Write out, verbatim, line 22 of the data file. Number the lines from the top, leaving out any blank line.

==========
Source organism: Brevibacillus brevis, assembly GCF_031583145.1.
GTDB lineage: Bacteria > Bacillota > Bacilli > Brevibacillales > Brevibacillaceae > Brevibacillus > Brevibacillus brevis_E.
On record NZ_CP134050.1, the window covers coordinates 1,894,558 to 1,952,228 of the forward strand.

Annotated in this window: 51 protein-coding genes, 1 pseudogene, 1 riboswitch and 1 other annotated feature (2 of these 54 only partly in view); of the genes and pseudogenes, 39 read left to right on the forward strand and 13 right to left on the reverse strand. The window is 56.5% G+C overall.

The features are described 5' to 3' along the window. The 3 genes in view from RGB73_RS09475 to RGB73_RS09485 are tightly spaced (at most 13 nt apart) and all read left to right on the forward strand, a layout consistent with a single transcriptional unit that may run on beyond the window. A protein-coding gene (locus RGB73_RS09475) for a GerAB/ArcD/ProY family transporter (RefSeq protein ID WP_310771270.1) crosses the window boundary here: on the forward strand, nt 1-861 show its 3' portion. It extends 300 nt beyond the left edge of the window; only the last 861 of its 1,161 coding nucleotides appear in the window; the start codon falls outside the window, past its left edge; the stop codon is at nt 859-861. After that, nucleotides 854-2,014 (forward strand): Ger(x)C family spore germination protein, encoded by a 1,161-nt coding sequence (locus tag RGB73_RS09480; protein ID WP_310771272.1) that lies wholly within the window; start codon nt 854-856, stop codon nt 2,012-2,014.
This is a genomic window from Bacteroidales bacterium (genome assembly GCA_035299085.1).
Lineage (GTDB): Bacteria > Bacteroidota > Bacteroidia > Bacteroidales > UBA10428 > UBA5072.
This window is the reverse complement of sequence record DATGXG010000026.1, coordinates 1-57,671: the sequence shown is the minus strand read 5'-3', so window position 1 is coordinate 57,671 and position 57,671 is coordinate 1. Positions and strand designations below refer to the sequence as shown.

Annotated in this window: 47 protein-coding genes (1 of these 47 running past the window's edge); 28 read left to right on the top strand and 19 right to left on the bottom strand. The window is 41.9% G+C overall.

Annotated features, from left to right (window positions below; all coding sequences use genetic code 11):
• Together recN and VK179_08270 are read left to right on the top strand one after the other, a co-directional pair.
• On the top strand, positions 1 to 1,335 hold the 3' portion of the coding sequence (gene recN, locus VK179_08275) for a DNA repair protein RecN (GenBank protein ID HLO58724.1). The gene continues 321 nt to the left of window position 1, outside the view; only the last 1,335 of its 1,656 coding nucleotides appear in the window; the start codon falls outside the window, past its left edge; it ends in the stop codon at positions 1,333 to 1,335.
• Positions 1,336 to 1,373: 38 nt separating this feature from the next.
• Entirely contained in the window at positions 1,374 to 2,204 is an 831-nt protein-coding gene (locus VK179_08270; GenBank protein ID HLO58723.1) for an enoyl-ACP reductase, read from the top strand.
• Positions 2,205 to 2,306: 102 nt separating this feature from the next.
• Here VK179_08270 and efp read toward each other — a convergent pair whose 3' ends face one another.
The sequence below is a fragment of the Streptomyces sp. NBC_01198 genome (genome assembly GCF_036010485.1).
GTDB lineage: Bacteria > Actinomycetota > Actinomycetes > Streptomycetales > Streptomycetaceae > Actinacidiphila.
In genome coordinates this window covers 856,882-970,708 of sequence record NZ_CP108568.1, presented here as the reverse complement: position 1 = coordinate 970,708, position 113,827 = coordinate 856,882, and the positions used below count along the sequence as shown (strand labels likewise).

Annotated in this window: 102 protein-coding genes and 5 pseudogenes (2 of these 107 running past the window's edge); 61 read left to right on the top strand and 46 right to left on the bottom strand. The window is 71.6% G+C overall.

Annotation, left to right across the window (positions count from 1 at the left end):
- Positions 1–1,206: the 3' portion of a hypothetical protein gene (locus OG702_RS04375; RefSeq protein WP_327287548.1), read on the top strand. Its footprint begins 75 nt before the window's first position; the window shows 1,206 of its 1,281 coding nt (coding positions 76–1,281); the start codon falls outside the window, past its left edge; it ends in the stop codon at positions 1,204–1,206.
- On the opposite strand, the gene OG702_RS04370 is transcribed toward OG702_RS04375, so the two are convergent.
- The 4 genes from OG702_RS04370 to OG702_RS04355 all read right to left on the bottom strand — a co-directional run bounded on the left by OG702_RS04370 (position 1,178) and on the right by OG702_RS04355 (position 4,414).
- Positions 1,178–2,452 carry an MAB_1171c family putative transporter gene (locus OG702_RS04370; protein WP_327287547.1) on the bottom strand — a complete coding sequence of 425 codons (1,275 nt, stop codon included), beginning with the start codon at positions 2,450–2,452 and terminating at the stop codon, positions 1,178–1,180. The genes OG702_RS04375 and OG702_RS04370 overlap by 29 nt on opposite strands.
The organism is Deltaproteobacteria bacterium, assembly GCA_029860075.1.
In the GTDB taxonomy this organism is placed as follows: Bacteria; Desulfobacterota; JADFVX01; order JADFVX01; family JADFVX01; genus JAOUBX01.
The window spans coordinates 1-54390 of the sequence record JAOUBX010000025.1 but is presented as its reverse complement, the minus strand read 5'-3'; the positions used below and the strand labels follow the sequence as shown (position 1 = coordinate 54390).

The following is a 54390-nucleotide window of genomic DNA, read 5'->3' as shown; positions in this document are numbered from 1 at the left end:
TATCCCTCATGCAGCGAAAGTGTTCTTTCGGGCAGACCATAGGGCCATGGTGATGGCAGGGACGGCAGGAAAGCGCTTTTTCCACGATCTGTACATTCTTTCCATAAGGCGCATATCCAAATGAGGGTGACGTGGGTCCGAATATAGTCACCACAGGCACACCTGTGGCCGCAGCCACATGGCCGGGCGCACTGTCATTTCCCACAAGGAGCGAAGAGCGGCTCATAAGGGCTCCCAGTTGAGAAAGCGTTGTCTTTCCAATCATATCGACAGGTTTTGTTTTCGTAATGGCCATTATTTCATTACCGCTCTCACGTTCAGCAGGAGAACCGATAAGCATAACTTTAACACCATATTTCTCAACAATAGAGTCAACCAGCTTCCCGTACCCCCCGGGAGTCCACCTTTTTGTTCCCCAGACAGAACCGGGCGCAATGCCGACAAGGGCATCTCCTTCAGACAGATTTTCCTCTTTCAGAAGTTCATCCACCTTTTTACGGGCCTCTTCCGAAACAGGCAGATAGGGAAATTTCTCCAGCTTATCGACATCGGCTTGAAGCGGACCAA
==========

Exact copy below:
- Positions 1–1,206: the 3' portion of a hypothetical protein gene (locus OG702_RS04375; RefSeq protein WP_327287548.1), read on the top strand. Its footprint begins 75 nt before the window's first position; the window shows 1,206 of its 1,281 coding nt (coding positions 76–1,281); the start codon falls outside the window, past its left edge; it ends in the stop codon at positions 1,204–1,206.